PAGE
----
Date of Award

Summer 8-2019

Document Type


Degree Name

Doctor of Philosophy (PhD)



First Advisor

Dana Driscoll

Second Advisor

Ben Rafoth

Third Advisor

Bryna Siegel Finer

Fourth Advisor

Jennifer Wells


This dissertation aimed to examine if and how Gallup’s Strengths program impacts underperforming college students' dispositions towards writing; investigate what constitutes students' dispositions towards writing; and explore the characteristics of dispositions. To fulfill these purposes, the study used a case-study methodology to answer the following research questions: 1) How does Academic Standards use Strengths? 2) What are the writing dispositions of underperforming college students as they return to school after being on academic suspension? 3)Do individual dispositions impact other dispositions?

Results indicated that underperforming college students’ writing dispositions were most impacted by their dispositions towards learning, more broadly. While each participant had a unique disposition profile, self-regulation was the most salient disposition in the group. Further, data suggests that both Academic Standard’s strengths-based mentorship and use of Gallup’s Strengths program may have an impact on students’ dispositions towards learning. The findings align with existing research on the interconnected nature of dispositions and suggests that dispositions may interact across domains.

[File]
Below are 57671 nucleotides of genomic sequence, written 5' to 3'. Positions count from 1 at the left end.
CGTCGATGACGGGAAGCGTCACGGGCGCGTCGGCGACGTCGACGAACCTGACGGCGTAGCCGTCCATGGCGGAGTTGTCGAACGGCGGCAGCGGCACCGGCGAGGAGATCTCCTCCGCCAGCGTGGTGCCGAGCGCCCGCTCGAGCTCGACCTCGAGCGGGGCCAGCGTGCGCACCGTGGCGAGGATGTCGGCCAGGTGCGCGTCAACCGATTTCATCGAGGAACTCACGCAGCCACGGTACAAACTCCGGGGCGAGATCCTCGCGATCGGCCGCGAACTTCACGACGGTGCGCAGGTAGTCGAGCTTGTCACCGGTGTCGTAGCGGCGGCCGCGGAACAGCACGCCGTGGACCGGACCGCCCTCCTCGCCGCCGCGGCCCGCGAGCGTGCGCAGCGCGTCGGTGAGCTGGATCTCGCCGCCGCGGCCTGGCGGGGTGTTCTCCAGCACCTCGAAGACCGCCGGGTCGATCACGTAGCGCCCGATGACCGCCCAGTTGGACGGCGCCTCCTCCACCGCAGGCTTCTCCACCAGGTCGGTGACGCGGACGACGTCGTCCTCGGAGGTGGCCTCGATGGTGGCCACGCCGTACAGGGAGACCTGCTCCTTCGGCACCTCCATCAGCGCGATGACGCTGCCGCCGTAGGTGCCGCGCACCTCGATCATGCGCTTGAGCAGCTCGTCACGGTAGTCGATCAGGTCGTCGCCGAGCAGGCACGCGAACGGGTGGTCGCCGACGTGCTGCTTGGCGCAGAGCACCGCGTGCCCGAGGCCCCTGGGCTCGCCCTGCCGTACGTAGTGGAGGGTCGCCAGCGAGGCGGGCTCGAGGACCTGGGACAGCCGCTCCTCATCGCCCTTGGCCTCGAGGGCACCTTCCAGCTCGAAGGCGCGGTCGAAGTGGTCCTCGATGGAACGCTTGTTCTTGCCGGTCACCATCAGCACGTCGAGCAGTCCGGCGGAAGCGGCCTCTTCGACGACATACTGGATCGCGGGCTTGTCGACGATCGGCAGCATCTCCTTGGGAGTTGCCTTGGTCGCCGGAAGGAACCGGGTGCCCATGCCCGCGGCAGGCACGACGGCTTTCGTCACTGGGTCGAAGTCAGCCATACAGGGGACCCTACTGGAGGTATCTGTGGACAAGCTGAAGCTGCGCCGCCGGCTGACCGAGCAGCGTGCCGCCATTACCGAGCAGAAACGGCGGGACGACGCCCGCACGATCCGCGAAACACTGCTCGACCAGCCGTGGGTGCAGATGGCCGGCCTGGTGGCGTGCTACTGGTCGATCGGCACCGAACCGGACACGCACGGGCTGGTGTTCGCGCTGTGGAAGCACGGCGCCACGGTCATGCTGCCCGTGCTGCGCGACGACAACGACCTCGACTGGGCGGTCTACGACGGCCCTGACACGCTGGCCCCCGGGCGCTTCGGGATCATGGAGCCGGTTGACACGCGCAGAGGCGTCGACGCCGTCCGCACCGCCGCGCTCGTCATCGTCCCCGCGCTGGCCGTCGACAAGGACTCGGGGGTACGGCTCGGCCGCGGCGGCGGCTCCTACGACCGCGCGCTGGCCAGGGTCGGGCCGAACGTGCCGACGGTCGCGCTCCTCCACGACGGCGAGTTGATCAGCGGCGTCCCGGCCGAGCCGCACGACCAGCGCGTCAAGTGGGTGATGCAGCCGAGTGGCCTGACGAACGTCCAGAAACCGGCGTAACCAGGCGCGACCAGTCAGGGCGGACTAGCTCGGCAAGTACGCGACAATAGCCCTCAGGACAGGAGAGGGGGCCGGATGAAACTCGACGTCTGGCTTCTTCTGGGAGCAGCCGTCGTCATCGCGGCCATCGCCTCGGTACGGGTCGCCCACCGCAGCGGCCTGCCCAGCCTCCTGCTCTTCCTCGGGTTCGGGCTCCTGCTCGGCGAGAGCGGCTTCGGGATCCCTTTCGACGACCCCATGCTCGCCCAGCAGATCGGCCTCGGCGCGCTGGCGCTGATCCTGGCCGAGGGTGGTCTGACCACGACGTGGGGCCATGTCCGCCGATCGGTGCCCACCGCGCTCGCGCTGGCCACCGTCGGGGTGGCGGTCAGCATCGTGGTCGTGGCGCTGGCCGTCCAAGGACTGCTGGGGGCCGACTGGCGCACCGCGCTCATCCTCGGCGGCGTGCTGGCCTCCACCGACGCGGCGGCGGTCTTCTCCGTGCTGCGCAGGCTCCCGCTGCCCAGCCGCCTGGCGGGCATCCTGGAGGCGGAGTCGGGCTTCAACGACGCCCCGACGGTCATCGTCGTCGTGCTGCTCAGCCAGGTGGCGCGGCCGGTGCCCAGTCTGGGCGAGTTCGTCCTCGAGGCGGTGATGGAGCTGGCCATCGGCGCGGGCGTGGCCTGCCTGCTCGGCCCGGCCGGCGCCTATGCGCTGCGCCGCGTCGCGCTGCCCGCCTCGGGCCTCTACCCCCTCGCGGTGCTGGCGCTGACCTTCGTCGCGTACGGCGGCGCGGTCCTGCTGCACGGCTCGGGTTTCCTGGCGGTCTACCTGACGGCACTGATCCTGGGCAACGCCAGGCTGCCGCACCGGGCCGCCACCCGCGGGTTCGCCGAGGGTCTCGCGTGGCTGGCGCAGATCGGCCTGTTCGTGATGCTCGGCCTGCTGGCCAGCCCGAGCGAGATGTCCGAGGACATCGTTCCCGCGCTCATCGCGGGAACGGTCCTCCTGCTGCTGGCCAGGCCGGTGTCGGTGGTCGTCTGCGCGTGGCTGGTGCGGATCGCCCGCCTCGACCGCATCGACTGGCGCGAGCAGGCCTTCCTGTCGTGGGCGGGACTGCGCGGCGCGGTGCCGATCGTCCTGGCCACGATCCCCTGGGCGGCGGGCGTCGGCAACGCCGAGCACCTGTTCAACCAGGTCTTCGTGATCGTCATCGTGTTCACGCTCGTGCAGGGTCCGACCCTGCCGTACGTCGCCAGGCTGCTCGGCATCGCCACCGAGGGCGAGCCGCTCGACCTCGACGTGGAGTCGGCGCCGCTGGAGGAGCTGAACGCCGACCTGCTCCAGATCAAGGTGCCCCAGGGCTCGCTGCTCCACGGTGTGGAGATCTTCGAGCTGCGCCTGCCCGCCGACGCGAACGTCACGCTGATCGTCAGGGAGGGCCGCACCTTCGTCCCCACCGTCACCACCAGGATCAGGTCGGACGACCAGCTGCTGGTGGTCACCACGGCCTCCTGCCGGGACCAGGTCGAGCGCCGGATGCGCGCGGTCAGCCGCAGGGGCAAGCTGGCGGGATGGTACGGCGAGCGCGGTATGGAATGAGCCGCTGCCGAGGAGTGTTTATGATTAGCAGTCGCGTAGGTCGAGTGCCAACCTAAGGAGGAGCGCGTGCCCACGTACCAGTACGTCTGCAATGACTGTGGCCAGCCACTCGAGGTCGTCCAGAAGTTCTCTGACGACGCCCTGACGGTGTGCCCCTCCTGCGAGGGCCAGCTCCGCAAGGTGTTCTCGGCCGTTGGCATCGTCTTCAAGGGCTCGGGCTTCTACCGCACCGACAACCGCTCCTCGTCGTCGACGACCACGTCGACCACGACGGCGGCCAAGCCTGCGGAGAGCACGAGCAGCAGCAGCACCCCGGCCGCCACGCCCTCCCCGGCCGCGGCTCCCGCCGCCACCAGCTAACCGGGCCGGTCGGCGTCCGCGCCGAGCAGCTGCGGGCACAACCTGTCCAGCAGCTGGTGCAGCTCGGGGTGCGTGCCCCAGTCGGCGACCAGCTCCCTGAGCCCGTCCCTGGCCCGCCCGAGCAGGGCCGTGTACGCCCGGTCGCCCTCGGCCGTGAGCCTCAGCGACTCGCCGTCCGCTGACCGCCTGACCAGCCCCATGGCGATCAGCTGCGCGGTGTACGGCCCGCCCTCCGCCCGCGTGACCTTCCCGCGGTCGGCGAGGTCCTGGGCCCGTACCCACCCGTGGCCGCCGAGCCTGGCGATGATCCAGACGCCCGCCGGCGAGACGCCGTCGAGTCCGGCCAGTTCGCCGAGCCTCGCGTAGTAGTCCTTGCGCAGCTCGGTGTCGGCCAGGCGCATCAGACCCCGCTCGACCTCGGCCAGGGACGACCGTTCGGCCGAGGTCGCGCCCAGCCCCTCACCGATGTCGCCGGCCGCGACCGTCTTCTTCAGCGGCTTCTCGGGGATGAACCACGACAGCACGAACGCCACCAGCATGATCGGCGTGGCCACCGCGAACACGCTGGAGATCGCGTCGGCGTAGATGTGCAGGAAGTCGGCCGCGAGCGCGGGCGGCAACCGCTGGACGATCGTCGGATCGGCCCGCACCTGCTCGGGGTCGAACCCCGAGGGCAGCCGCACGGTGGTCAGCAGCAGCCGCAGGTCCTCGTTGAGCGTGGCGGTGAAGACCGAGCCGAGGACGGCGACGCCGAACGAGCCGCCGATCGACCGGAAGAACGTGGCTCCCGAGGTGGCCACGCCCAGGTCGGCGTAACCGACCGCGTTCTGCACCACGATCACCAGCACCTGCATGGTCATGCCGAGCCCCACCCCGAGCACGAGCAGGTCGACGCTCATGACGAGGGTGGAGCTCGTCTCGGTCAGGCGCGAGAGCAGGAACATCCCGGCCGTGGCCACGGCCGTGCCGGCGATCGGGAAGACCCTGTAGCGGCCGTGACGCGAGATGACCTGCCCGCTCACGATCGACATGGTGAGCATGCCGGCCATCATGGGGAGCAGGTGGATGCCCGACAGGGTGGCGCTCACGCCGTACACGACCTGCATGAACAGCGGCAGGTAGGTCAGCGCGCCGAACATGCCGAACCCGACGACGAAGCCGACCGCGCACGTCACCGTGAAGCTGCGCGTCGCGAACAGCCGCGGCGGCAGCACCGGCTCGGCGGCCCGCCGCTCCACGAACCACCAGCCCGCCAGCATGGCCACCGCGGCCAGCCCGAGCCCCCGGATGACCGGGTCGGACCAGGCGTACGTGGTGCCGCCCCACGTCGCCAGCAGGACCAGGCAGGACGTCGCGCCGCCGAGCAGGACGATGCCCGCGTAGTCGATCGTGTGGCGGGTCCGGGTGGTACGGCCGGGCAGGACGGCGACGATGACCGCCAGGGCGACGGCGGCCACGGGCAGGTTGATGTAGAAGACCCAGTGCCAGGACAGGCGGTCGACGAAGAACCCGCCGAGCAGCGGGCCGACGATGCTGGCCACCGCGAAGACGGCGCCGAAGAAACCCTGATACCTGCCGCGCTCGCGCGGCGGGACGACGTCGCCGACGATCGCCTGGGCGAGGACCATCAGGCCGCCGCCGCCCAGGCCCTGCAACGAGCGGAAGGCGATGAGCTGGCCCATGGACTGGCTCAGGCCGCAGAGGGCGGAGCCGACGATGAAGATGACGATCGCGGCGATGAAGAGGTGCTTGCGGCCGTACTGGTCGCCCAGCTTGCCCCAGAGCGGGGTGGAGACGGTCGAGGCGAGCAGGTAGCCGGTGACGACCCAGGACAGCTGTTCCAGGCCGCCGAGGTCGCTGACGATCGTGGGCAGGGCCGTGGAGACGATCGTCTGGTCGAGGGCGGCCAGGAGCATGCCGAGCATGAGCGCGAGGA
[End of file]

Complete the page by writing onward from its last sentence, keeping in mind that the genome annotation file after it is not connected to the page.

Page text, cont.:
Implications for transfer-based pedagogy and continued research on students’ dispositions are provided. For instance, the results suggest that building generative dispositions may be a process of self-awareness, creating new habits, and reflecting on their progress. Therefore, writing instructors should consider ways to foster students’ metacognition about writing, but also about cultivating successful student habits, such as self-regulation. Implications for transfer researchers include using dispositional profiles to better understanding the context of singular dispositions and to design studies that further explore the complex psychological matrices of students’ dispositions.